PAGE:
The Digital Drivetrain
The automotive world's transition into the age of digital media


Lately our in class discussions have centered around the idea of media convergence; that as time passes all forms of media are converging together. Its hard to deny that everyone wants a piece of the new technology pie, but this also means that soon all of the new frontiers will converge into one master device or form of media. It has already begun to happen, whether it is Chevy putting facebook into their cars or Obama’s Twitter, the examples of media and cultures meshing together are all around us. Throughout the discussion I have asked myself one question; is this convergence of media really a good thing?

Still from Disney Pixar's Wall-e

One of my biggest fears is what will happen to person-to-person interactions. In class we were discussing how texting and facebooking has made talking on the phone slowly fade away. Many discussed how they hate to talk on the phone with another person and feel it is just awkward. As the technology gets more and more popular and inexpensive, younger and younger children are exposed to things like texting and facebook, and these kids are less and less exposed to talking on the phone. My younger cousins claim they will almost never  unless they are forced to do so, which scares me for one reason; will technology bring the end of social interactions?

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One of the major topics our class has discussed is the trend of participatory culture, simple put; media where the producer and the consumer are in much higher levels of interaction. As I discussed in my latest post, the automotive  industry has been one of the slowest groups to change into this new age of technology. One of the first areas where the automotive companies started to break into new media frontiers is with the use of social networking websites to market their products and get direct consumer recommendations.

One of the best examples of this twitter. I challenge any of you to think of a car brand and try to find one that does not currently have a twitter. Since twitter’s popularization in the early 2000’s, many companies have seen the benefits of joining the site. For example, The Ford Motor Company has opened up not only one twitter account but eight different twitter pages. Their purpose ranges from customer service to their racing teams and offers a significant amount of information to anyone interested in purchasing a Ford vehicle. On their general purpose twitter page anyone can tweet them a question about, say for example, a warranty on their vehicle and a Ford employee will tweet back the desired information. This is a powerful marketing tool because to post to Ford it requires you to follow them on twitter and before you know it a slurry of advertisements are coming right to your twitter home page. It isn’t just Ford on twitter though, I could not find a company which did not have a twitter page. Even the more obscure brands like Fiat or Mini Cooper were popping up in searches. Twitter is now an integral part of the automotive industry.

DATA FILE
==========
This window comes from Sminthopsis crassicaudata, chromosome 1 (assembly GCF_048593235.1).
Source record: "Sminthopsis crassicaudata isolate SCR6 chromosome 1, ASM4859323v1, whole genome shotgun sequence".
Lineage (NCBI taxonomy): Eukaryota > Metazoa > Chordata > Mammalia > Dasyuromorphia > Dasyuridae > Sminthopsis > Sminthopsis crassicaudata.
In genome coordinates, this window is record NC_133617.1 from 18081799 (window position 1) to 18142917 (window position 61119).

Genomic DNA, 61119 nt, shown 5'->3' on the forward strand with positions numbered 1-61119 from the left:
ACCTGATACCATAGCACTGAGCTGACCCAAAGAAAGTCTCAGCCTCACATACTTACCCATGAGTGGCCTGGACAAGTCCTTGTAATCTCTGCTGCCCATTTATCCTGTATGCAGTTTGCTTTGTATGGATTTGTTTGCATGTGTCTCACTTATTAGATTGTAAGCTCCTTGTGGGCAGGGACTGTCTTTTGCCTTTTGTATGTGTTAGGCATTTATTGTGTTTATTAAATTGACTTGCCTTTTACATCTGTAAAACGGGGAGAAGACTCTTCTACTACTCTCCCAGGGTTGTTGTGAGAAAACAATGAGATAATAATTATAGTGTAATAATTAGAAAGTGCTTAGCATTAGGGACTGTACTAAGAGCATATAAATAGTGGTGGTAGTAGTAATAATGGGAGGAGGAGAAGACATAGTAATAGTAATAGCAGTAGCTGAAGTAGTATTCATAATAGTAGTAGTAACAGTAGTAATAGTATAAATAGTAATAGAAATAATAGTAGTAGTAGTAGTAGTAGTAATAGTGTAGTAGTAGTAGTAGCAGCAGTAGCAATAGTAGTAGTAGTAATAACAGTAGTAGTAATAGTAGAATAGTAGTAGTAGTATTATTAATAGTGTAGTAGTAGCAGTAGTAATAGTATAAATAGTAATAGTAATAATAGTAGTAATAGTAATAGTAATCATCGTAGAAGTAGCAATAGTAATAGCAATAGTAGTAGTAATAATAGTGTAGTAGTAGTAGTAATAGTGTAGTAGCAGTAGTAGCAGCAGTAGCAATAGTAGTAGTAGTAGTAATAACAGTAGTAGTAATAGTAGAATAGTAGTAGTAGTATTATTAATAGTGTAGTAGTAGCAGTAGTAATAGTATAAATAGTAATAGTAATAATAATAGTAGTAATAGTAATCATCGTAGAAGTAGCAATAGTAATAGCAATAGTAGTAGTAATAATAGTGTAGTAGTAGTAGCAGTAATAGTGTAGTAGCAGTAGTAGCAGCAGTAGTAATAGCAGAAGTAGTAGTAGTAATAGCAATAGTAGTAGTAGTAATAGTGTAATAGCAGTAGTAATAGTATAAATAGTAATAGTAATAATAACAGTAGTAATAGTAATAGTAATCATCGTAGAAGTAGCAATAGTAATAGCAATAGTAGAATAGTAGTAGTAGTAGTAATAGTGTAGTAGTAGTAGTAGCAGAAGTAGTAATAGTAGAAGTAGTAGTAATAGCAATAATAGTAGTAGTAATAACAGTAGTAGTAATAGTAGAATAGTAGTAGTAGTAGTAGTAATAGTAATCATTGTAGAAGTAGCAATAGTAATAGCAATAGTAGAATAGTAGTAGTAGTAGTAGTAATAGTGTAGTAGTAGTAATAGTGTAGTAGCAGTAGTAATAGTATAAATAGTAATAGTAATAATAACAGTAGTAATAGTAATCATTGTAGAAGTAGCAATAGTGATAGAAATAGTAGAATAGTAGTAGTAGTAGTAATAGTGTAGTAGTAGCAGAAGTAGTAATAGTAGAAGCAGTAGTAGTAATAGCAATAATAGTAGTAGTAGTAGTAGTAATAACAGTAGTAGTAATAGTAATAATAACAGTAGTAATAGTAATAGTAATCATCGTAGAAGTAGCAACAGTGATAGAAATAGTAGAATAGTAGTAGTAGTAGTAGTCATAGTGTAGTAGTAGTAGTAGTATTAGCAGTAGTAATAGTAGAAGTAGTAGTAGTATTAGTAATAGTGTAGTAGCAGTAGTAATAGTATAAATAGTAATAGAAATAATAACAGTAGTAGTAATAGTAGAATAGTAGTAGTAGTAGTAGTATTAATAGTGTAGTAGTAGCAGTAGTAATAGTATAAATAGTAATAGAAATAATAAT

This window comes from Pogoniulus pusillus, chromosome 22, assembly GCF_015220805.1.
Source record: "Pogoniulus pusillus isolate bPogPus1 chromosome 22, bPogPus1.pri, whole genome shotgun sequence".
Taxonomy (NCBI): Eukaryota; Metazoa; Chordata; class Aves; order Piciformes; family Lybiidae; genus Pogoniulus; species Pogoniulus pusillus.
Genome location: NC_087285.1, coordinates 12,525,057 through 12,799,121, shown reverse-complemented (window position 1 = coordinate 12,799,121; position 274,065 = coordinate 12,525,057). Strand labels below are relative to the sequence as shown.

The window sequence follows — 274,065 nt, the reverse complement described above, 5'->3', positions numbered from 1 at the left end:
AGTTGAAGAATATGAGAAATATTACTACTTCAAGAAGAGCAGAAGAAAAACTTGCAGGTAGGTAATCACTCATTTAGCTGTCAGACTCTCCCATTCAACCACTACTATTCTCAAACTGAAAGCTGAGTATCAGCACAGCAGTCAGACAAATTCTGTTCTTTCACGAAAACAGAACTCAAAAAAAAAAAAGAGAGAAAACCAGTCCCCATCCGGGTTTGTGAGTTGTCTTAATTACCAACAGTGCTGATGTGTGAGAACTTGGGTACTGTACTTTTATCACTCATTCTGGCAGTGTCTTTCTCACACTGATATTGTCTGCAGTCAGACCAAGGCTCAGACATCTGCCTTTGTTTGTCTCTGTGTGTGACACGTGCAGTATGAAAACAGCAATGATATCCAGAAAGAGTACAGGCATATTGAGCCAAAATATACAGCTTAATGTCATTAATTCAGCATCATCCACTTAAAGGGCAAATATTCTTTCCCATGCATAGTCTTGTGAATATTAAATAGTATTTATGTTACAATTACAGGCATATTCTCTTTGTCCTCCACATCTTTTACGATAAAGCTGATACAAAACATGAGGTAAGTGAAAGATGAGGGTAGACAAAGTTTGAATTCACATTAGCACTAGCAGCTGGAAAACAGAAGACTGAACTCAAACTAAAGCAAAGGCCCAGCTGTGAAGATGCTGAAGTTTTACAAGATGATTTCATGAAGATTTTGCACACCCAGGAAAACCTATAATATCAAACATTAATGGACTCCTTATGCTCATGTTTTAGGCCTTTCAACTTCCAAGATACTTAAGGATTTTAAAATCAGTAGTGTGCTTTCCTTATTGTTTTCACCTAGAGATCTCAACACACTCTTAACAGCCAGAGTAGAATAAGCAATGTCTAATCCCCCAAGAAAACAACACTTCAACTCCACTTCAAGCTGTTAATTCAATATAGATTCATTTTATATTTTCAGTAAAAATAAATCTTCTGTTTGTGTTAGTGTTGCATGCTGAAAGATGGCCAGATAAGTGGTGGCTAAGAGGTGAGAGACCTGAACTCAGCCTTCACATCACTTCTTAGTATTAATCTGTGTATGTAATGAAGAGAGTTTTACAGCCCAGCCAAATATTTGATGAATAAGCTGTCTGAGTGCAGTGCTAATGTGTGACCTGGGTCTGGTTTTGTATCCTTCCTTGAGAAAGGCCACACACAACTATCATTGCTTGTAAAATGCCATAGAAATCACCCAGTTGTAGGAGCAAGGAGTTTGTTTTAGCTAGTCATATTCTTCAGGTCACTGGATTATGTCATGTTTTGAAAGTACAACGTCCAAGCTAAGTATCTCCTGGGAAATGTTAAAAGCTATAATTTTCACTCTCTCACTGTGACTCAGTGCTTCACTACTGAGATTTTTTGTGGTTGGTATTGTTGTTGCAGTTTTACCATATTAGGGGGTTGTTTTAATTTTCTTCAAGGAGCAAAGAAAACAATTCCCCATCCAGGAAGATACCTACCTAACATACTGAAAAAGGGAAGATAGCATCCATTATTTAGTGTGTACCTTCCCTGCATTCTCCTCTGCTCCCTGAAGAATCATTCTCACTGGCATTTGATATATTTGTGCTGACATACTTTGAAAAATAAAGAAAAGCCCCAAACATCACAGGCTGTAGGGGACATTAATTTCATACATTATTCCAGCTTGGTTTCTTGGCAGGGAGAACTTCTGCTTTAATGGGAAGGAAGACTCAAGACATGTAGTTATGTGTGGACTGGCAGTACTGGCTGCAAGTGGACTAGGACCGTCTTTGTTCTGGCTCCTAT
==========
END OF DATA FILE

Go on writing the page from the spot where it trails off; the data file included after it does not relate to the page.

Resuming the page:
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The Superbowl. The clash between two football greats which promises to fascinate and glue every American to the television screen for two hours on a given Sunday in early February. This year, Superbowl XVL did not feature any teams I have an emotional tie to, so one of the biggest draws for me was the commercials. It’s sad, I know, but for many American’s the commercials were a large draw to watch the big game. After the game, there was one commercial which was generally forgotten about due to its lack of humor  but showed a new milestone in the modern automobile age.


This commercial which debuted new additions to the Chevrolet Cruze compact sedan also showed a major step forward for automotive companies and their venture into new medias. The commercial showed a nervous man driving home after a date. He presses the Onstar button in his car and asks for his facebook status updates. The voice from the car reads: “Best first date. Ever.” He instantly smiles as commercial breaks into the Chevrolet spokesman giving details about the car.

This commercial represents the shift modern car companies have been undergoing in the past few years. When the rise of computers and new forms of social media first started popping up, many sectors of industry immediately embraced them and adapted to them, but the automotive industry has been quite slow compared to other industries. After several years of more or less ignoring these new technologies there has been a recent boom in the use of new technologies in order to sell, improve and adapt cars. The addition of Facebook to cars is a very new and interesting concept. It was an obvious next step, but many companies have been weary about combining social networking with a moving vehicle.

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